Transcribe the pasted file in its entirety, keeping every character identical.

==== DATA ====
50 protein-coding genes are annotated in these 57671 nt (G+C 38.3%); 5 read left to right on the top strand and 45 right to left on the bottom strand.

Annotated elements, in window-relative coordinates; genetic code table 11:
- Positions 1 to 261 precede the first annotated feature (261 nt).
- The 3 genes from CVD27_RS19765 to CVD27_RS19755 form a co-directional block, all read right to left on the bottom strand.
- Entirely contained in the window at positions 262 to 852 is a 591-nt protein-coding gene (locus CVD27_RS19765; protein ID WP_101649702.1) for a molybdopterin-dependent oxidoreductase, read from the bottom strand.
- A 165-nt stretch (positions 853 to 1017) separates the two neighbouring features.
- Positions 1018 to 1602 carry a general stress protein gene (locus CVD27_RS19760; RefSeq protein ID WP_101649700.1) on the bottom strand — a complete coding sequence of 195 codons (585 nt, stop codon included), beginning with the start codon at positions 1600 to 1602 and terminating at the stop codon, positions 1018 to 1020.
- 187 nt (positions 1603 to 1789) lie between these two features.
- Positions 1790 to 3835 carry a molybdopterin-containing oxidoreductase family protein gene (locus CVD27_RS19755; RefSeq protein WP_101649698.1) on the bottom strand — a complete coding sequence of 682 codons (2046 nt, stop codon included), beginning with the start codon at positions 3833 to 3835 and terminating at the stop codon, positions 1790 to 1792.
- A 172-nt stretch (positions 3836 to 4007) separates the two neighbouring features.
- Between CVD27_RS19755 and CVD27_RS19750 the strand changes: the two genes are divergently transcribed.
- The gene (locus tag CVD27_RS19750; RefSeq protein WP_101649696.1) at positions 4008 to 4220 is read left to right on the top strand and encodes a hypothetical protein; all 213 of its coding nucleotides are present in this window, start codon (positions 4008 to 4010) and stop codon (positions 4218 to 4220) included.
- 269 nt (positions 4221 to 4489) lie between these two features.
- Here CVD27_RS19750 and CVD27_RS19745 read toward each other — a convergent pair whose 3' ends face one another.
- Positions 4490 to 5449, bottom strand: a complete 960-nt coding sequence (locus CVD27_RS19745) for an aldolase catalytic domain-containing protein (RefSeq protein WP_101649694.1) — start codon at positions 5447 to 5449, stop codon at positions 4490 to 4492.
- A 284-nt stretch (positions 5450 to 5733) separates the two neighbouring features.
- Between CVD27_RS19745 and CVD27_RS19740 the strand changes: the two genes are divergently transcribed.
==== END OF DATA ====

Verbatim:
50 protein-coding genes are annotated in these 57671 nt (G+C 38.3%); 5 read left to right on the top strand and 45 right to left on the bottom strand.

Annotated elements, in window-relative coordinates; genetic code table 11:
- Positions 1 to 261 precede the first annotated feature (261 nt).
- The 3 genes from CVD27_RS19765 to CVD27_RS19755 form a co-directional block, all read right to left on the bottom strand.
- Entirely contained in the window at positions 262 to 852 is a 591-nt protein-coding gene (locus CVD27_RS19765; protein ID WP_101649702.1) for a molybdopterin-dependent oxidoreductase, read from the bottom strand.
- A 165-nt stretch (positions 853 to 1017) separates the two neighbouring features.
- Positions 1018 to 1602 carry a general stress protein gene (locus CVD27_RS19760; RefSeq protein ID WP_101649700.1) on the bottom strand — a complete coding sequence of 195 codons (585 nt, stop codon included), beginning with the start codon at positions 1600 to 1602 and terminating at the stop codon, positions 1018 to 1020.
- 187 nt (positions 1603 to 1789) lie between these two features.
- Positions 1790 to 3835 carry a molybdopterin-containing oxidoreductase family protein gene (locus CVD27_RS19755; RefSeq protein WP_101649698.1) on the bottom strand — a complete coding sequence of 682 codons (2046 nt, stop codon included), beginning with the start codon at positions 3833 to 3835 and terminating at the stop codon, positions 1790 to 1792.
- A 172-nt stretch (positions 3836 to 4007) separates the two neighbouring features.
- Between CVD27_RS19755 and CVD27_RS19750 the strand changes: the two genes are divergently transcribed.
- The gene (locus tag CVD27_RS19750; RefSeq protein WP_101649696.1) at positions 4008 to 4220 is read left to right on the top strand and encodes a hypothetical protein; all 213 of its coding nucleotides are present in this window, start codon (positions 4008 to 4010) and stop codon (positions 4218 to 4220) included.
- 269 nt (positions 4221 to 4489) lie between these two features.
- Here CVD27_RS19750 and CVD27_RS19745 read toward each other — a convergent pair whose 3' ends face one another.
- Positions 4490 to 5449, bottom strand: a complete 960-nt coding sequence (locus CVD27_RS19745) for an aldolase catalytic domain-containing protein (RefSeq protein WP_101649694.1) — start codon at positions 5447 to 5449, stop codon at positions 4490 to 4492.
- A 284-nt stretch (positions 5450 to 5733) separates the two neighbouring features.
- Between CVD27_RS19745 and CVD27_RS19740 the strand changes: the two genes are divergently transcribed.